The Bruckner, in fact, was a signal of sorts. It said: This orchestra has grown up. One person who picked up the signal was local music critic Roy Dicks. As a regular reviewer for the Raleigh News & Observer, Dicks hadn't paid much attention to the area's college orchestras; his time was taken up with the North Carolina Symphony and other professional ensembles, he says. He had seen a few concerts at Duke over the years, "but they were just doing the standard, easier things, not very challenging, not very interesting."

Making overtures: the maestro at work

Making overtures: the maestro at work. Photo: Les Todd



Then Dicks heard that the symphony was about to perform the Bruckner Fourth. "I said, 'I gotta see this,'" he recalls. As it turned out, Dicks says, he was impressed with the orchestra's performance, but not only for the Bruckner. The first part of the program, about forty-five minutes of music, included some dense Schubert and Mozart pieces that could never be described as light fare; then the audience came back for the Bruckner--all sixty-five minutes of it. "It was quite a heavy program," Dicks recalls. The audience members "probably didn't know what they were getting into." But the orchestra held their attention. "It was quite a wonderful thing to see," he says.

Dicks' subsequent review for the website Classical Voice of North Carolina went further: "The players gave evidence of extensive rehearsal as they precisely responded to Davidson's every cue, whether building a well- modulated climax or making a sharp cutoff," he wrote. "It was a pleasure to watch Davidson's body language reflect the many moods of the music, never just for show but always deeply rooted in the glories of the score."

"I think Davidson's made a tremendous impact," says Tonu Kalam, who conducts the student orchestra at the University of North Carolina at Chapel Hill. "The numbers tell the story." The symphony now attracts between seventy-five and eighty-five players every year. "When he came, it was down to about forty," Kalam says. "He's done a good job providing the students with the kind of experience that is meaningful."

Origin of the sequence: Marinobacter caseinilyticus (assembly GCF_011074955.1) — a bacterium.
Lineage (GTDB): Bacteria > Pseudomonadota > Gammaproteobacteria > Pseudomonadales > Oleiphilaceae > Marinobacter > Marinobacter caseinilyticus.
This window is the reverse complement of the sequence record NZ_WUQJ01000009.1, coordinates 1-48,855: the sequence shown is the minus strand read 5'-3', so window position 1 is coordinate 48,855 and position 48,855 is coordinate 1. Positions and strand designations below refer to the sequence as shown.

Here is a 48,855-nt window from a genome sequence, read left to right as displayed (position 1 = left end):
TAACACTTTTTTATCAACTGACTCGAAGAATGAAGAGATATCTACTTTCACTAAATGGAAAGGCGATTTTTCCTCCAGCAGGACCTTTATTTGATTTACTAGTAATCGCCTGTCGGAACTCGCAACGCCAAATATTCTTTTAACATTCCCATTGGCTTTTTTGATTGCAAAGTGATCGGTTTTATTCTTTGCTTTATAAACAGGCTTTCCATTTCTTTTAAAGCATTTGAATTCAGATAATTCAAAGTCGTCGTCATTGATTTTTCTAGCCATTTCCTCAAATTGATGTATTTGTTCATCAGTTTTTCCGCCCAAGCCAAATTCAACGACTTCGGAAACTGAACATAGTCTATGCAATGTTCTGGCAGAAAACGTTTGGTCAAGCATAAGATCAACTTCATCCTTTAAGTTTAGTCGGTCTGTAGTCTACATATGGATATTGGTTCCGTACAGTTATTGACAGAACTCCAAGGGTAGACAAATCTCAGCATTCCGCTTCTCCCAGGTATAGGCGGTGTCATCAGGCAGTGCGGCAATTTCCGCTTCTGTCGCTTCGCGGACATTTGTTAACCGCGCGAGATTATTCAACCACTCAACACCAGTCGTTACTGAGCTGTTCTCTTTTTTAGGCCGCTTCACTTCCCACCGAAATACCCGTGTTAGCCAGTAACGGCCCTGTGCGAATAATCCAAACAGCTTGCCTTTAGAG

Perhaps that's because Davidson sees himself primarily as a teacher. Unlike a lot of serious musicians, he did not grow up in a musical family; his teachers were his key to the world of music. Davidson's father was a homicide detective for the city of Cleveland; his mother was a homemaker. "Everyone assumed I was going to be a lawyer," he says. But a teacher at the small private high school he attended offered him free cello lessons, and the idea of a future in law was replaced with a new obsession. "Once I started getting into music, nothing else mattered," Davidson says.

But he had started late, and, without the years of childhood lessons and practice, his chances of making it as a performer were slim. Then another avenue opened up. When he was in the eleventh grade, he showed up for a rehearsal one day only to learn that the music teacher was absent. "Several of my classmates sort of encouraged me to take over the rehearsal, and it went very well," he recalls.

"I found I could get music from other people. I had a sort of epiphany--this was something I could do."

Davidson earned his bachelor's in music in a joint program at the Cleveland Institute of Music and Case Western Reserve University. By the time he graduated, he was conducting several community orchestras. "I never had the angst of looking for a job," he says. "I went right into conducting various groups, and I started entering competitions."

He conducted several community orchestras, along with the Cleveland Institute's youth orchestra. He then went to Washington State, to lead the Tacoma Youth Symphony. He arrived to find two orchestras that gave three joint concerts a year; about 150 students participated. By the time he left, there were five orchestras and more than 500 students. "We had a summer music festival that I founded. We had a chamber music program, a wind training program, and a Bach festival."

From Tacoma, he joined the music faculty at the University of Akron and began conducting the university's student symphony orchestra, which had, in his words, "fallen on hard times." He managed to resuscitate that orchestra while also finding time to conduct the Cleveland Orchestra's youth orchestra at Severance Hall. By the time the Duke position became available, in the spring of 1999, he was associate conductor of the Wichita Symphony in Kansas and a professor at Wichita State University, and he had begun to enjoy a reputation as a rebuilder of orchestras.

But even for a seasoned fixer, there were difficulties at first. "It was frustrating in the early days when there were some very trying rehearsals," he told Dicks, the News & Observer's music critic, in an interview. "Basketball season would come around, and people would just start disappearing because that was the accepted norm. You just have to change the ethos of the situation and that takes time."